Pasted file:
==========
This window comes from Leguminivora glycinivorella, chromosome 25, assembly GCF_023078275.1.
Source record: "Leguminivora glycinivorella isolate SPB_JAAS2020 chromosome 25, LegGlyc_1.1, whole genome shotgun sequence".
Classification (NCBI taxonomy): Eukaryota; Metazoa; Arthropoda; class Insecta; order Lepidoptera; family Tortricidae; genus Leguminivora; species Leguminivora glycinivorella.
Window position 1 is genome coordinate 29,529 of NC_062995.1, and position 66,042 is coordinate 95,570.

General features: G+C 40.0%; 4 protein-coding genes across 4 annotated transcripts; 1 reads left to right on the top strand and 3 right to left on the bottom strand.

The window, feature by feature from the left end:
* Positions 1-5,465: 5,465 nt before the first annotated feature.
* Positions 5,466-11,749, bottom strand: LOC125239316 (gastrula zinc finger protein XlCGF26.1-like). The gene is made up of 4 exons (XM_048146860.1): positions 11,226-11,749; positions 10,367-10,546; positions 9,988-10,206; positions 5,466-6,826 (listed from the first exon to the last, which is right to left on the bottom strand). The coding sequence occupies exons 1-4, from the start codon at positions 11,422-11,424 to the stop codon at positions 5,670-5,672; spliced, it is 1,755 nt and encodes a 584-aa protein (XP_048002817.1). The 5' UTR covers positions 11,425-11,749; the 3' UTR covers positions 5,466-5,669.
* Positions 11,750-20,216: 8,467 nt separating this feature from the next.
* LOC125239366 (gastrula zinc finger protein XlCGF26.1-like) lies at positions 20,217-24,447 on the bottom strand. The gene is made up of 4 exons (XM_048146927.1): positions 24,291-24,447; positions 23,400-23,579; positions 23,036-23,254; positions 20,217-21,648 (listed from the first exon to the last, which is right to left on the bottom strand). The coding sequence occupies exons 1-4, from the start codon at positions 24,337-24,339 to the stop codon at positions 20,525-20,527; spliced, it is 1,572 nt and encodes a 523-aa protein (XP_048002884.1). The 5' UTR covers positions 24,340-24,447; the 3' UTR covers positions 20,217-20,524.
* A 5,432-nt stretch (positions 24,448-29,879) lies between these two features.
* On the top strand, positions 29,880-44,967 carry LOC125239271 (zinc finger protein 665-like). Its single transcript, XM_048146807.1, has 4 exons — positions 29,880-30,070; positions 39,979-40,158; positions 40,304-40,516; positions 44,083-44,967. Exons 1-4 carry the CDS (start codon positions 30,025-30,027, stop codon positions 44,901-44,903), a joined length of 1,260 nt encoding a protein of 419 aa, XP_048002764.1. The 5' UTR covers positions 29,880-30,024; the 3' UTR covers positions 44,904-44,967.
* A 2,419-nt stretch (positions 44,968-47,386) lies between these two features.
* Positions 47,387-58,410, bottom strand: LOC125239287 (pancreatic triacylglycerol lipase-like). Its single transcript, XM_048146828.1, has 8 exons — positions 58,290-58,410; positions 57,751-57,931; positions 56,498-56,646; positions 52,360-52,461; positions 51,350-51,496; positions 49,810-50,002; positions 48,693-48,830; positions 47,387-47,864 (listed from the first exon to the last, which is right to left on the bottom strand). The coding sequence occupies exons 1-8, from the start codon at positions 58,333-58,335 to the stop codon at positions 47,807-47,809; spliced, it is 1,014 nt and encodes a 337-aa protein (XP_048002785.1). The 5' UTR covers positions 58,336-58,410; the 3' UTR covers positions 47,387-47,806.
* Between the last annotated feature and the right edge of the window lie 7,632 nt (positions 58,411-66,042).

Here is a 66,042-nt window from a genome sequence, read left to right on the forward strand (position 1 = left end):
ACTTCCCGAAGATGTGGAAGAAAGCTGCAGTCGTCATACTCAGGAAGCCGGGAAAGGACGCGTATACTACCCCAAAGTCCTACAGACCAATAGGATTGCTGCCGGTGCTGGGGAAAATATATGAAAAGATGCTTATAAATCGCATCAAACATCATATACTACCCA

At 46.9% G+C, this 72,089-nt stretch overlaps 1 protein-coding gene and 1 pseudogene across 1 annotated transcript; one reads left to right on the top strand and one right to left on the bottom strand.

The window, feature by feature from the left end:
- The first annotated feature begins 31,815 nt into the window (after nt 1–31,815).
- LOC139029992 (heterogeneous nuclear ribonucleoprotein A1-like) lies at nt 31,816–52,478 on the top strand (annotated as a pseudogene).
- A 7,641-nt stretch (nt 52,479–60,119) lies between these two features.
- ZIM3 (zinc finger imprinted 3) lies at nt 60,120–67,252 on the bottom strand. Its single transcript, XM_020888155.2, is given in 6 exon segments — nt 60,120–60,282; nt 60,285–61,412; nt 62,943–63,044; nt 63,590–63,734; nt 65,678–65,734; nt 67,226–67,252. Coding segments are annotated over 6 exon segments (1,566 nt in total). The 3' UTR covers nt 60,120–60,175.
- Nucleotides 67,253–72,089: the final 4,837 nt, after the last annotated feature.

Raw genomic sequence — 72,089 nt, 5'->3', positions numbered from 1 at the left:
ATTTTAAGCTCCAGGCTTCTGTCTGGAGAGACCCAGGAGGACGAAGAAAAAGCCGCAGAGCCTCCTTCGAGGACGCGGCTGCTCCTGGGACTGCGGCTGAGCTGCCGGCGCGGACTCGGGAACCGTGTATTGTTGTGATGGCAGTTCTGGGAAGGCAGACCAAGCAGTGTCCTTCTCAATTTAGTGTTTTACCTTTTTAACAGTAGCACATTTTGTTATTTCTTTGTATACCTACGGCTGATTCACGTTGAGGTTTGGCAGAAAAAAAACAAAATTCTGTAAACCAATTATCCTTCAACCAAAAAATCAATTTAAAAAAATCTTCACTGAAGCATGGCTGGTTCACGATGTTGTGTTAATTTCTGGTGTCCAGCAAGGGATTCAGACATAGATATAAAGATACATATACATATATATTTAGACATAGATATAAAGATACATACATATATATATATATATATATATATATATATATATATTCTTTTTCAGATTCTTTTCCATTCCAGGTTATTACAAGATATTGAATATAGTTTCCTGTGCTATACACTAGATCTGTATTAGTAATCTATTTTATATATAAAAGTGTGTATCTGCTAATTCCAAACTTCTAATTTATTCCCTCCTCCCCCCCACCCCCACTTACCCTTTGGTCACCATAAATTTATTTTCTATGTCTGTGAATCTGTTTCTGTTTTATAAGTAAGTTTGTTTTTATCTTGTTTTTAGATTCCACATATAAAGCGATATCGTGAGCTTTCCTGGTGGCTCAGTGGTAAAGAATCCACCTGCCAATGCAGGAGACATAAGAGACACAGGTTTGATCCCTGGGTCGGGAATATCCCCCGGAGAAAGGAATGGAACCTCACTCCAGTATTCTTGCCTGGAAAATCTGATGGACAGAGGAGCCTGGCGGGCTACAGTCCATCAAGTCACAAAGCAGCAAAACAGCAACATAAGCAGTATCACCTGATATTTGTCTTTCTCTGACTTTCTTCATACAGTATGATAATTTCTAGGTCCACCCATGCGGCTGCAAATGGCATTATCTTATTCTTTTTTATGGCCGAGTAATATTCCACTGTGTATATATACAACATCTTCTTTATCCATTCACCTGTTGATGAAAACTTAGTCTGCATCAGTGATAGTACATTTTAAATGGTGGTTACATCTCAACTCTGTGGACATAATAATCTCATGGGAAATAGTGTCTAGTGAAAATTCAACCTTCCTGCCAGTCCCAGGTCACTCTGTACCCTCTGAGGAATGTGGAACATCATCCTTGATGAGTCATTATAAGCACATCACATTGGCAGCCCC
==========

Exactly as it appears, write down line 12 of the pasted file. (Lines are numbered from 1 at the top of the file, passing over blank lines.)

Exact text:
* On the top strand, positions 29,880-44,967 carry LOC125239271 (zinc finger protein 665-like). Its single transcript, XM_048146807.1, has 4 exons — positions 29,880-30,070; positions 39,979-40,158; positions 40,304-40,516; positions 44,083-44,967. Exons 1-4 carry the CDS (start codon positions 30,025-30,027, stop codon positions 44,901-44,903), a joined length of 1,260 nt encoding a protein of 419 aa, XP_048002764.1. The 5' UTR covers positions 29,880-30,024; the 3' UTR covers positions 44,904-44,967.